Monday, October 26, 2009

Glucose levels

Someone just posted this on the ADA Type 2 message board, and I thought I'd share it here.  This is one of my favorite charts for recommended glucose levels.

               ADA    JOSLIN   AACE   DIABETIC
A1C            < 7.0   < 7.0   < 6.5  4.0-6.0
Fasting        90-130  90-130  <110   70-100
Post-Prandial* < 180   < 160   <140   70-140
*ADA: "Post-prandial glucose measurements should
be made 1–2 hours  after the beginning of the
meal, generally peak levels in patients with
ADA = American Diabetes Assn.   Joslin = Joslin Diabetes
Center  AACE= American Association Of Clinical
Endocrinologists  Non-diabetic= ranges compiled from goals
of all agencies.

My personal goals are "non-diabetic" numbers.  My last A1c was 6.2 with my personal goal being below 6.  Let's see if I can reach that by the time I get my next lab test in February 2010.

Sunday, October 18, 2009

Today's kid funny

My youngest is five years old (just had her birthday on October 13th).  She was wanting to go outside with her sister without shoes and a coat.  "Hold it!  You have to have shoes and a coat to go outside."  *grumble*  "Ok"  She comes back less than two minutes later wearing snow boots.  Much to her dismay, Mom caught her. "Coat!"  *grumble grumble*  She shouts "Why do you have to be my mom?" and starts walking toward the front of the house where her coat is.  As she walks by, I reply, "Because I'm blessed!"

My husband and I got a good laugh at her question, "Why do you have to be my mom?"  Of course I could turn this into a reflective post and get all mushy and sentimental, but I will leave it with the humor of a five year old stomping across the house in disgust because I wouldn't let her go outside without a coat on this cold fall day.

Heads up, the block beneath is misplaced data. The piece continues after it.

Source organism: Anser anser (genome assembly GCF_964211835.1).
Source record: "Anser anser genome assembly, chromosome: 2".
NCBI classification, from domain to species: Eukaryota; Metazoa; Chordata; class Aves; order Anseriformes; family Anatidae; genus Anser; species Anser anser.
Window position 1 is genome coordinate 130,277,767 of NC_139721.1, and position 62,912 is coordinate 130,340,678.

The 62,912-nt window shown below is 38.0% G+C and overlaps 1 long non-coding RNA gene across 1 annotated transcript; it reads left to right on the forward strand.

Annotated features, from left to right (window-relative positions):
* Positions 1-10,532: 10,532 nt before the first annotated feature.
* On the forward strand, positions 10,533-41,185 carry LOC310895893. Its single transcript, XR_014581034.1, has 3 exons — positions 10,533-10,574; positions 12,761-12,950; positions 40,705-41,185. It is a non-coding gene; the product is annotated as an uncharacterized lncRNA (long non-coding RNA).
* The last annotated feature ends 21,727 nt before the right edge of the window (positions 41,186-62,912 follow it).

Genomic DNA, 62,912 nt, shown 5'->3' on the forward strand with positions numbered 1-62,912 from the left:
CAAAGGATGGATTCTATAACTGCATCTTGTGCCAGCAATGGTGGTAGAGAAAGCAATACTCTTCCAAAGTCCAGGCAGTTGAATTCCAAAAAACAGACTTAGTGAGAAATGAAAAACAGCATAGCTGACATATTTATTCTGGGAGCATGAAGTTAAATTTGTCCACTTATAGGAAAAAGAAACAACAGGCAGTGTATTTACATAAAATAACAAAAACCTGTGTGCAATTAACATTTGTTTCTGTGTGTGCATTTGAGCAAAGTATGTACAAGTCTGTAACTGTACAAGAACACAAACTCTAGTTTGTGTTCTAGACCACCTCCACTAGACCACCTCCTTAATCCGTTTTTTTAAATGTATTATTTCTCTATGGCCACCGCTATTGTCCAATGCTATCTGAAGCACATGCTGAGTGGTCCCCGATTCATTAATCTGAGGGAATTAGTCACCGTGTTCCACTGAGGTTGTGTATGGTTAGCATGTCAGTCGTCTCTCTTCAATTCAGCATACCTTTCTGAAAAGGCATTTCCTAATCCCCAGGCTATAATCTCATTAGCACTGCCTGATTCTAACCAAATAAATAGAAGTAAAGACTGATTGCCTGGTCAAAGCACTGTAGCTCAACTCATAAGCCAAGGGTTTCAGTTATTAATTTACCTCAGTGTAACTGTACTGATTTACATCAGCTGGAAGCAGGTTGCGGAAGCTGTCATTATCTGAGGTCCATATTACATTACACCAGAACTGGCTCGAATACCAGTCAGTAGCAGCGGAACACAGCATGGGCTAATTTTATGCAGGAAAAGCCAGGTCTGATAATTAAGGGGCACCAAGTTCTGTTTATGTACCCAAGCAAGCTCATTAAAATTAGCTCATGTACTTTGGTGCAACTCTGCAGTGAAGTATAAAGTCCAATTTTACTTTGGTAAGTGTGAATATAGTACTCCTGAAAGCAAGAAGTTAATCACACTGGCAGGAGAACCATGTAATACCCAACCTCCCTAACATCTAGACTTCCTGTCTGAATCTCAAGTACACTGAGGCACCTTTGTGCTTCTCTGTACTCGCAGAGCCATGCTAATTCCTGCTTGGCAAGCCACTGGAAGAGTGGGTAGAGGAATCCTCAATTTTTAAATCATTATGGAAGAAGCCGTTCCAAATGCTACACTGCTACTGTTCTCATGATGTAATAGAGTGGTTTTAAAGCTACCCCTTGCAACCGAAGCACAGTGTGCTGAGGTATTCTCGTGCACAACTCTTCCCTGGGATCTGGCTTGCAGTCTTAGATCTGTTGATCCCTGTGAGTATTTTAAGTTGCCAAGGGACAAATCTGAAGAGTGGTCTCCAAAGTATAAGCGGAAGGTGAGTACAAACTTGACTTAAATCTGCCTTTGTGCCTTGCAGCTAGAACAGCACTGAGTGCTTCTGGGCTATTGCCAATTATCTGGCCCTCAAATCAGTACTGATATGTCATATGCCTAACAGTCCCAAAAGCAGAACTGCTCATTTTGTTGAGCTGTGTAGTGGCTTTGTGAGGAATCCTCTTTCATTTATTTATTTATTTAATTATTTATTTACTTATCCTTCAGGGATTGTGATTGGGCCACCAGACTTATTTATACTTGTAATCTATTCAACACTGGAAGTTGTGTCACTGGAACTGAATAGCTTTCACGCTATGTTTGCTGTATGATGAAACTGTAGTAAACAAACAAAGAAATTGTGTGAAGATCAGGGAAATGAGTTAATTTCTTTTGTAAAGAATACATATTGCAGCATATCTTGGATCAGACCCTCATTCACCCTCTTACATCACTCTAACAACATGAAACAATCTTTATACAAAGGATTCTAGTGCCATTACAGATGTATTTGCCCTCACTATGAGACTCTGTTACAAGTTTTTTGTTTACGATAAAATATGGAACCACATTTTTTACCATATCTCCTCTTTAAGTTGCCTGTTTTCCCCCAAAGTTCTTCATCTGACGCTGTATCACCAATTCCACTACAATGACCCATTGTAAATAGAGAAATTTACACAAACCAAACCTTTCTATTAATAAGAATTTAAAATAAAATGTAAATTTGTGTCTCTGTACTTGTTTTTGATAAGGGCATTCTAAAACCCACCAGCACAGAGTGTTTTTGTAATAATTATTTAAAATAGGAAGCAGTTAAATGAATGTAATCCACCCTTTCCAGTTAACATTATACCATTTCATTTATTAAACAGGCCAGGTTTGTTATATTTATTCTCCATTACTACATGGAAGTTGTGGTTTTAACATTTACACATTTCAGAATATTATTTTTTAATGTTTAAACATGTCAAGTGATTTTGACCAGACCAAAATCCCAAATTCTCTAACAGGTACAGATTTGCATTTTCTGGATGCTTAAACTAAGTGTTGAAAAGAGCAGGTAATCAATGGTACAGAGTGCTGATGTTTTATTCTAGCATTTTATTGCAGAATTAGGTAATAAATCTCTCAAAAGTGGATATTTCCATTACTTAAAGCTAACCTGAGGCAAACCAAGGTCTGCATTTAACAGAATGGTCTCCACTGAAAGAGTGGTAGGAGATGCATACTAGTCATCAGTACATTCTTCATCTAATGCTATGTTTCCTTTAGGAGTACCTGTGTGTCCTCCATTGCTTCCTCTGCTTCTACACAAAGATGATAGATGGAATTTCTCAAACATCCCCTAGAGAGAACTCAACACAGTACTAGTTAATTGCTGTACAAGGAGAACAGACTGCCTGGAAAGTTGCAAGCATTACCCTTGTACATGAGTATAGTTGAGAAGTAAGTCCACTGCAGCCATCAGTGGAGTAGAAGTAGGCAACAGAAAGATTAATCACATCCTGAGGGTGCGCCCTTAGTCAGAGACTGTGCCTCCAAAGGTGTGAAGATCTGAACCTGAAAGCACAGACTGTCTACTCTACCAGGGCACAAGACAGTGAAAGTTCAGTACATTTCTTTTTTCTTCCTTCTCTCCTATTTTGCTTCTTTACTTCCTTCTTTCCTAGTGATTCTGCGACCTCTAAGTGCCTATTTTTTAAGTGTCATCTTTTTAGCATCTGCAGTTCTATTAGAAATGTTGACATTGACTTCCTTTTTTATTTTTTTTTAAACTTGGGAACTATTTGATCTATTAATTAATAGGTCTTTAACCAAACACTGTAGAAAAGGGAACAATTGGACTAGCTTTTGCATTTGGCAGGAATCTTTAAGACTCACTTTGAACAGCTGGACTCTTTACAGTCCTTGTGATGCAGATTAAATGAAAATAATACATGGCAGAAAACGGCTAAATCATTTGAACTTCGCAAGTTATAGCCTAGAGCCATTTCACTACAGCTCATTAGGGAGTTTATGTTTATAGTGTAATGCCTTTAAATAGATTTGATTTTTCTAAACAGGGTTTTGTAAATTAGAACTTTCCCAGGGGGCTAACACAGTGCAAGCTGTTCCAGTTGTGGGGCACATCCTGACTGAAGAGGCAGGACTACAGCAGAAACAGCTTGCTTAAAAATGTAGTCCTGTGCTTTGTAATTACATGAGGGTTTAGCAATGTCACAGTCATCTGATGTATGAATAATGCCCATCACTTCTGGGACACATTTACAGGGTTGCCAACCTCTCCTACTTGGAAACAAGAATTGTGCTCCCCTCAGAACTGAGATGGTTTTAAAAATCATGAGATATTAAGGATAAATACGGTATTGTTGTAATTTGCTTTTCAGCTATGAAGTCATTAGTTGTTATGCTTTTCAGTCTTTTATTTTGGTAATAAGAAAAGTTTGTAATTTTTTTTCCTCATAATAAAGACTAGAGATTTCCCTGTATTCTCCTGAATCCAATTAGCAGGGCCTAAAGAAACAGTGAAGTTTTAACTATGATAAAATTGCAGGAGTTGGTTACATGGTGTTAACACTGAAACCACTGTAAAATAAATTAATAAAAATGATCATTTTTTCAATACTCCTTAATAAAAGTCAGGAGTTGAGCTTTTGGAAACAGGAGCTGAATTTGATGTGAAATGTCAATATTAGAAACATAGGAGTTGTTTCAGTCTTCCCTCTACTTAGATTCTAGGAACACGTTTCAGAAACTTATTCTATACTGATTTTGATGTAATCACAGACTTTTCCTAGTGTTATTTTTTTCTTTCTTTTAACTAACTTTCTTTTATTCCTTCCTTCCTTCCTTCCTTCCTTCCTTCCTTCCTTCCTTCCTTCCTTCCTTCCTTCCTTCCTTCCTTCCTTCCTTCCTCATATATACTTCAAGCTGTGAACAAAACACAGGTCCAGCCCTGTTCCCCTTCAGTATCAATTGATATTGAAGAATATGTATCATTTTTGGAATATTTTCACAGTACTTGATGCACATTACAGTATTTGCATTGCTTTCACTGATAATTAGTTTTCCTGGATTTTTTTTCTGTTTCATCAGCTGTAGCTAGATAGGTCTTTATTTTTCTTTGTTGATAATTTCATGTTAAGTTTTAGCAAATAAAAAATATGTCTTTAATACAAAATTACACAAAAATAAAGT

Saturday, October 17, 2009

Where to test?

For those of you diabetics that test your glucose levels in places other than your finger tips, where do you test?  I've been testing on my forearm, about an inch or two from the bend in my elbow.  I have found that if I test on the underside, the area that doesn't get as tan, then I bruise. I've got a nice one about the size of a quarter now.  Someone told me that she tests on her thighs, which isn't really convenient for me in these colder months.  So where do you test?

Thursday, October 15, 2009

And the fall sickies begin!

It never fails.  As the mom of five children, four of which are in school, plus working with little ones part time, it's bound to happen.  I have a cold.  *groan*  The hardest part about having a cold and diabetes is my appetite.  Either I have one or I don't.  When I'm hungry with a cold, I want to eat everything in sight.  On the other hand, there are also moments where I don't want to eat anything at all.  My desire for exercise is also close to nill since I start coughing when I take a deep breath.  The wacky appetite and lack of movement makes it very hard for a diet/exercise controlled diabetic to stay in control. 

I'll be honest here.  I haven't checked my numbers much the last few days.  Thankfully the few times I have checked, my glucose readings have been good (ie 105 around 3:30pm today).  I know it would have been higher if I had that Snickers bar that was calling my name from the vending machine at the Y during my kids' swim lessons.  I'll try to remember to check my numbers a little better tomorrow.  I know that I'm wanting to pig out at times, so I try to avoid unnecessary snacks.  However, sometimes if I'm not paying attention it backfires when I forget to have my needed snack.